Question Answering is a Format; When is it Useful?

09/25/2019 ∙ by Matt Gardner, et al. ∙ Allen Institute for Artificial Intelligence 0

Recent years have seen a dramatic expansion of tasks and datasets posed as question answering, from reading comprehension, semantic role labeling, and even machine translation, to image and video understanding. With this expansion, there are many differing views on the utility and definition of "question answering" itself. Some argue that its scope should be narrow, or broad, or that it is overused in datasets today. In this opinion piece, we argue that question answering should be considered a format which is sometimes useful for studying particular phenomena, not a phenomenon or task in itself. We discuss when a task is correctly described as question answering, and when a task is usefully posed as question answering, instead of using some other format.

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1 Introduction

“Question answering” (QA) is a deceptively simple description of an incredibly broad range of phenomena. Its original use in the natural language processing (NLP) and information retrieval (IR) literature had a very narrow scope: answering open-domain factoid questions that a person might pose to a retrieval system

Voorhees (1999); Kwok et al. (2001). As NLP systems have improved, people have started using question answering as a format to perform a much wider variety of tasks, leading to a dilution of the term “question answering”. This dilution is natural: questions are simply a class of sentences that can have arbitrary semantics, so “question answering” per se also has arbitrary scope.

In this paper we aim to give some clarity to what “question answering” is and when it is useful in the current NLP and computer vision literature. Some researchers advocate for only using question answering when the task involves questions that humans would naturally ask in some setting

Kwiatkowski et al. (2019); Yogatama et al. (2019); Clark et al. (2019), while others push for treating every NLP task, even classification and translation, as question answering Kumar et al. (2016); McCann et al. (2018). Additionally, some in the NLP community have expressed fatigue at the proliferation of question answering datasets, with some conference presentations and paper submissions feeling like they need to address head-on the complaint of “yet another QA dataset”.

We argue that “question answering” should be considered a format (as opposed to other formats such as slot filling) instead of a phenomenon or task in itself. Question answering is mainly a useful format in tasks that require question understanding i.e., understanding the language of the question is a non-trivial part of the task itself (detailed in Section 3). If the questions can be replaced by integer ids without meaningfully altering the nature of the task, then question understanding is not required. Sometimes, question answering is a useful format even for datasets that do not require question understanding, and we elaborate on this in Section 3.3.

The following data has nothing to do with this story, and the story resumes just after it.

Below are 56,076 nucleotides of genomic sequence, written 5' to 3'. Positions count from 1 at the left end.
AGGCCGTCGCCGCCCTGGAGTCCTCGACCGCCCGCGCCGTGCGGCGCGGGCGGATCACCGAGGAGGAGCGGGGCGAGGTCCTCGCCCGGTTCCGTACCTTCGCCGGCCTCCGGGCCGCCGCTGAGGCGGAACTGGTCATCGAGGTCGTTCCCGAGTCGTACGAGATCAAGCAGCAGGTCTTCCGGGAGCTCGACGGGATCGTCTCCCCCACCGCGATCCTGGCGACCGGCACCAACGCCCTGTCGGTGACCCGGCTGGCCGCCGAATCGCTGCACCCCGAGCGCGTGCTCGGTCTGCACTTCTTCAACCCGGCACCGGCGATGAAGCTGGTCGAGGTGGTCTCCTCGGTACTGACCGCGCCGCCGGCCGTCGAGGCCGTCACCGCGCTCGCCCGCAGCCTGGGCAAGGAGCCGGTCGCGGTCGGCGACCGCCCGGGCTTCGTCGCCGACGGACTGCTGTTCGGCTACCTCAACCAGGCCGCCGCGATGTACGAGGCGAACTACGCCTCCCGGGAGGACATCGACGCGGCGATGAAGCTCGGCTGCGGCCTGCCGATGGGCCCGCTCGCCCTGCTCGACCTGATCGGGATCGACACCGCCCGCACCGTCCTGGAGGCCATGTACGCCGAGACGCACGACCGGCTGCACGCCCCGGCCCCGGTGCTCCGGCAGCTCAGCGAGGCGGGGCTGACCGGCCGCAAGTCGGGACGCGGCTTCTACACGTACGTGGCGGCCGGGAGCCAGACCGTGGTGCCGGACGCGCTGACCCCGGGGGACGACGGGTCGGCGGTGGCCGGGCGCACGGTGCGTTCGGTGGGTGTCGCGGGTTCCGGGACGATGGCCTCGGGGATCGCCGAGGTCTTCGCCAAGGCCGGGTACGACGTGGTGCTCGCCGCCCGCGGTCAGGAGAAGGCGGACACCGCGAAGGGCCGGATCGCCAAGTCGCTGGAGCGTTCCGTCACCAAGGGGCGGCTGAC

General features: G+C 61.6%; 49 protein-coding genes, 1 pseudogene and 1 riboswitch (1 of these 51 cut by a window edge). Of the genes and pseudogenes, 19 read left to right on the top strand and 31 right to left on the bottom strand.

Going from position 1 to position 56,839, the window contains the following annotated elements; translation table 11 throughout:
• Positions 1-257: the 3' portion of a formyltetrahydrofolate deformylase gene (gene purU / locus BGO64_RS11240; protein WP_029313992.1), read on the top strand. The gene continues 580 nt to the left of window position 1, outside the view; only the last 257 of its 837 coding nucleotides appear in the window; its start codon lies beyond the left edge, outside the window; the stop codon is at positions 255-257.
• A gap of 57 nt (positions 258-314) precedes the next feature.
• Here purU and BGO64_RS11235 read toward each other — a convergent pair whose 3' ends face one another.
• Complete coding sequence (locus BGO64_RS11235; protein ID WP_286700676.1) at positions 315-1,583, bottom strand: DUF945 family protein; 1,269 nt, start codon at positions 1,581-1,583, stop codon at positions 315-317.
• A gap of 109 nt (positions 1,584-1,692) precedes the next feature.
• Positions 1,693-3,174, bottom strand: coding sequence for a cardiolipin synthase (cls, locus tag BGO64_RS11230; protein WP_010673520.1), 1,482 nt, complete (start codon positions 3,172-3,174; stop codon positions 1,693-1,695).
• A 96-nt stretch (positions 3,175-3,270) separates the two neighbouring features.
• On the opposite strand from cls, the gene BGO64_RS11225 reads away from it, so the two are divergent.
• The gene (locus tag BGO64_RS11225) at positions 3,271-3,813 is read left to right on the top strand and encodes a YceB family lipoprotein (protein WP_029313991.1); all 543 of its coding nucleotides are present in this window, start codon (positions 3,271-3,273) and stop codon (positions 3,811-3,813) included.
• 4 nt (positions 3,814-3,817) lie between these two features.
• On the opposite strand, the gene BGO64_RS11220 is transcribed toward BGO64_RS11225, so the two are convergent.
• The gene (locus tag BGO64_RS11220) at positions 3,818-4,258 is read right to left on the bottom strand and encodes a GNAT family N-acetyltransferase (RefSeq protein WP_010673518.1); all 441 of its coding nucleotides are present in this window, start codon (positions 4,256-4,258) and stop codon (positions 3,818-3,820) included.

We argue that there are three broad motivations for using question answering as a format for a particular task. The first, and most obvious, motivation is (1) to fill human information needs, where the data is naturally formatted as question answering, because a person is asking a question. This is not the only valid use of question answering, however. It is also useful to pose a task as question answering (2) to probe a system’s understanding of some context (such as an image, video, sentence, paragraph, or table) in a flexible way that is easy to annotate, and (3) to transfer learned parameters or model architectures from one task to another (in certain limited cases). We give a detailed discussion of and motivation for these additional uses.

In short: question answering is a format, not a task. Calling a dataset a “QA dataset” is not an informative description of the nature of the task, nor is it meaningful to talk about “question answering datasets” as a cohesive group without some additional qualifier describing what kind of question answering is being performed. The community should not be concerned that many different datasets choose to use this format, but we should be sure that all datasets purporting to be “QA datasets” are in fact reasonably described this way, and that the choice of question answering as a format makes sense for the task at hand.

2 Question Answering is a Format

A question is just a particular kind of natural language sentence. The space of things that can be asked in a natural language question is arbitrarily large. Consider a few examples: “What is 2 + 3?”, “What is the sentiment of this sentence?”, “What’s the fastest route to the hospital?”, and “Who killed JFK?”. It seems ill-advised to treat all of these questions as conceptually similar; just about the only unifying element between them is the question mark. “Question answering” is clearly not a cohesive phenomenon that should be considered as a “task” by NLP researchers.